HISA Big Data 2014 Conference, Melbourne, Australia, 2014.

[36] Mirmomeni M. et al.
Resolving ambiguity in genome assembly using high performance computing
IBM Research Report RC25439 (MRL1401–001), 2014.

[37] Mehnhorn F, Reumann M.
Genome assembly framework on massively parallel, distributed memory supercomputers
Biomed. Tech. 58 (Suppl. 1), 2013.

[38] Richards D.F. et al.
Toward Real-time Simulation of Cardiac Electrophysiology in a Human Heart at Near-Cellular Resolution
Comp Methods in Biomech and Biomed Eng. 6(7), 802–805, 2013.

[39] Reumann M. et al.
“Big Data challenges in predictive modeling for treatment using biophysical cardiac models”
HISA Big Data Conference, Melbourne, VIC, Australia, 2013.

[40] Goudey B.W. et al.
“High performance computing enabling exhaustive analysis of higher order single nucleotide polymorphism interaction in Genome Wide Association Studies”
HISA Big Data Conference, Melbourne, VIC, Australia, 2013.

[41] Rusu L. et al.
“Harnessing process pipelines for leveraging next generation sequencing in microbiological diagnostics”
HISA Big Data Conference, Melbourne, VIC, Australia, 2013.

[42] Garg S. et al.
“Stream computing in a children’s intensive care unit: enabling investigation of age dependent predictors for pro-active intervention”
HISA Big Data Conference, Melbourne, VIC, Australia, 2013.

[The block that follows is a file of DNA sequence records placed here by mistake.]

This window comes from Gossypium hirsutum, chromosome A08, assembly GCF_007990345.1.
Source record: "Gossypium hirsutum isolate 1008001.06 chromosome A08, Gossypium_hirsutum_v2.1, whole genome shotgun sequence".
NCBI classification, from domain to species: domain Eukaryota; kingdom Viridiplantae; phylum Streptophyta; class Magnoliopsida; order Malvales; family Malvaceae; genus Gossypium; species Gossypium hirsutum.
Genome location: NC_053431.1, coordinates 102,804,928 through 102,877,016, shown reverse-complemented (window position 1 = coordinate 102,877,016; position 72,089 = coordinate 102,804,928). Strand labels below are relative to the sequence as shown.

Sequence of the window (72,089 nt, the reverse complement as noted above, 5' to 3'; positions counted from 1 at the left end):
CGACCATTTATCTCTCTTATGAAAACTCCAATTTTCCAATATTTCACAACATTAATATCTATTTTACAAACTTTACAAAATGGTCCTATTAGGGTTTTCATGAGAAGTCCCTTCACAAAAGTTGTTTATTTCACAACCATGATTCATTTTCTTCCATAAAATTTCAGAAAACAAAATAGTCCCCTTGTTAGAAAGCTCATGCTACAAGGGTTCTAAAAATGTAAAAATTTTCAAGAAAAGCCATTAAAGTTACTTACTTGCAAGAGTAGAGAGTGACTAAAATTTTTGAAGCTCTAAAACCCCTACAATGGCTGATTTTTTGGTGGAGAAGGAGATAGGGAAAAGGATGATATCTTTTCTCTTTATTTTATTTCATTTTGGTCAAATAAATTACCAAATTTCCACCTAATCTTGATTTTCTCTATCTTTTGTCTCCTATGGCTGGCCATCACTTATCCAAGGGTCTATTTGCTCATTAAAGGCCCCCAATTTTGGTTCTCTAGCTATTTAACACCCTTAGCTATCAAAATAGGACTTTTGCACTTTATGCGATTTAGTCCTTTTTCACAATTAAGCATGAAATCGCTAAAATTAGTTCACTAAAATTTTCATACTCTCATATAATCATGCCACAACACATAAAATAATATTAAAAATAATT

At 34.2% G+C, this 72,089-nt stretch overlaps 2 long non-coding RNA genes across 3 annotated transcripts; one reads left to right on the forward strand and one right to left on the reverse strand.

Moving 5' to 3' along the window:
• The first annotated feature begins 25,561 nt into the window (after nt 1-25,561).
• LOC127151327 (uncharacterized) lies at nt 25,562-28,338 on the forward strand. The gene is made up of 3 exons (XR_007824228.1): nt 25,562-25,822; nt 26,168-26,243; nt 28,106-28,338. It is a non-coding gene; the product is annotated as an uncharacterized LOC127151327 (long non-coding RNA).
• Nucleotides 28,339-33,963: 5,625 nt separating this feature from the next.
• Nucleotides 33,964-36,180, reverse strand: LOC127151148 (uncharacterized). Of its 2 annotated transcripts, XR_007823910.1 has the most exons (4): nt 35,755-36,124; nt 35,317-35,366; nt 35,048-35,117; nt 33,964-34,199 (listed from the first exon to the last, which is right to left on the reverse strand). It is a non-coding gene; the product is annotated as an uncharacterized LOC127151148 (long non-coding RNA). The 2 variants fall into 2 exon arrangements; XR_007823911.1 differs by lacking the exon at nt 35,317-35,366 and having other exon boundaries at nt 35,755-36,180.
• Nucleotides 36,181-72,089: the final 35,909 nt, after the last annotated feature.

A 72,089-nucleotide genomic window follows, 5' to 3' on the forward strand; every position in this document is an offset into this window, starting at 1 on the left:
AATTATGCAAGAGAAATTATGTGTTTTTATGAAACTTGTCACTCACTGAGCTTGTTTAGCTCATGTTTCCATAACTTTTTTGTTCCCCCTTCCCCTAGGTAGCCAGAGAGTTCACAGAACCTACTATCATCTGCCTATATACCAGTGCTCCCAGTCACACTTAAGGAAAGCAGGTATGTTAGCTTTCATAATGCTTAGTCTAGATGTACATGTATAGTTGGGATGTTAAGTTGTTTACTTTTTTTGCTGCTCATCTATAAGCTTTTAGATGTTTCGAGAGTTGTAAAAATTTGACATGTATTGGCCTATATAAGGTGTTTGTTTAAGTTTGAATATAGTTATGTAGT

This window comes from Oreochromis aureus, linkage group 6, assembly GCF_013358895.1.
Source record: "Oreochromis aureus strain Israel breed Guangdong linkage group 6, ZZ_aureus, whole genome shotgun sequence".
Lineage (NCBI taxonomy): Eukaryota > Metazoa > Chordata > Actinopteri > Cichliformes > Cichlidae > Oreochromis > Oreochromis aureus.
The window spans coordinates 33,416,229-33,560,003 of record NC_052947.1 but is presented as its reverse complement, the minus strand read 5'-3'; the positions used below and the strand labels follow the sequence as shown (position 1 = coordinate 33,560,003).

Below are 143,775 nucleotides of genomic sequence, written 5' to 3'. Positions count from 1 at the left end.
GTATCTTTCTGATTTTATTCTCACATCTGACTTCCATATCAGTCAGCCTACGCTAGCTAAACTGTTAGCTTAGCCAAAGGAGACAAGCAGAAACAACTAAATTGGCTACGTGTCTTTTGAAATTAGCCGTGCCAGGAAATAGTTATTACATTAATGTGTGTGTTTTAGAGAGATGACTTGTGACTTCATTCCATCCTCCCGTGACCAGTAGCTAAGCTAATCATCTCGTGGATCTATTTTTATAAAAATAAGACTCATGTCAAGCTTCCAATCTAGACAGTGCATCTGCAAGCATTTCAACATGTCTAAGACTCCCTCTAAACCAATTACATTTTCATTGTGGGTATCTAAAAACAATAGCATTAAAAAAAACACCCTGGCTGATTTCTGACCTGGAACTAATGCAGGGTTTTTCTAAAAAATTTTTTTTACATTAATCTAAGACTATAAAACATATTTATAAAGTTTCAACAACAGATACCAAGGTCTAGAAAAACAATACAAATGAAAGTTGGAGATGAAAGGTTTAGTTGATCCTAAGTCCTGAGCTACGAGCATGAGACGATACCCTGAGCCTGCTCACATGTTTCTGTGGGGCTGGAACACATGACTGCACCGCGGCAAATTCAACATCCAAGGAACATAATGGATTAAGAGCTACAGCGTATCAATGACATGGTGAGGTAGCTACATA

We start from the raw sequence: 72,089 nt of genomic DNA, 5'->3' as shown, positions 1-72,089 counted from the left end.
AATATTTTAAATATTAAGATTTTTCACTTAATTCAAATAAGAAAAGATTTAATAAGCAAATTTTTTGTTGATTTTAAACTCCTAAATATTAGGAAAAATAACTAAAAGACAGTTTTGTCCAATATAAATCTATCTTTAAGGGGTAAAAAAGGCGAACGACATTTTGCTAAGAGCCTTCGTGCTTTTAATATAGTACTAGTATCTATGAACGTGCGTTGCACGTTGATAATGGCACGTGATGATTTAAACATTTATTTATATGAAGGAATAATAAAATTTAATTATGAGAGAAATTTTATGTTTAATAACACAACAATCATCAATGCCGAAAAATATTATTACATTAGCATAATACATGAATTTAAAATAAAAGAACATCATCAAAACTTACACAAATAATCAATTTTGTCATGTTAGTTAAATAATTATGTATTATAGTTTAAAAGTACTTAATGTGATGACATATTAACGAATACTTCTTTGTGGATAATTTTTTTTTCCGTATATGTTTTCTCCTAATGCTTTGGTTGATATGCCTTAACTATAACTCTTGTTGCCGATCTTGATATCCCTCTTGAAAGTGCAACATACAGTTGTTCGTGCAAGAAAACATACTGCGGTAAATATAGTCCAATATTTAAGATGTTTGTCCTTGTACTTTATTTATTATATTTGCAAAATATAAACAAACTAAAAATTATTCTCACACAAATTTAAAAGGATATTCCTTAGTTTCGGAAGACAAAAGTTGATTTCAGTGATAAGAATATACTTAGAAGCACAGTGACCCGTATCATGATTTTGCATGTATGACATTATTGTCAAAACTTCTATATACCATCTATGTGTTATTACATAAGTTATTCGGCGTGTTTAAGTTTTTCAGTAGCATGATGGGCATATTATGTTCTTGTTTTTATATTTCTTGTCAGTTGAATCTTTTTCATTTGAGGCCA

[43] Rao C. et al.
“The IBM Watson solution for Healthcare bringing knowledge based analytics into clinical practice”
HISA Big Data Conference, Melbourne, VIC, Australia, 2013.

[44] Garnavi R., Reumann M., Sun X.
“IBM Patient Care and Insights delivering an integrated solution for advanced analytics in healthcare”
HISA Big Data Conference, Melbourne, VIC, Australia, 2013.

[45] Sun X. et al.
“Facilitating Clinical Data Analytics for Comparative Effectiveness Research”
HISA Big Data Conference, Melbourne, VIC, Australia, 2013.

[46] Sun X. et al.
Facilitating Clinical Data Analytics for Comparative Effectiveness Research
IBM Research Report RC25357 (AUS1303–001), 2013.

[47] Rice J.J. et al.
“Highly scalable cardiac modeling codes for petascale computing”
SIAM Computational Science and Engineering Meeting in Boston, 2013.

[48] Carnes B. et al.
Science at LLNL with IBM Blue Gene/Q
IBM Journal of Research and Development 57(1/2), 11:1–11:18, IF: 4.863, 2013.

[49] Reumann, M. et al.
Supercomputing enabling exhaustive statistical analysis of genome wide association study data: Preliminary results
Proc. Annual International Conf. of the IEEE Engineering in Medicine and Biology Society, 2012.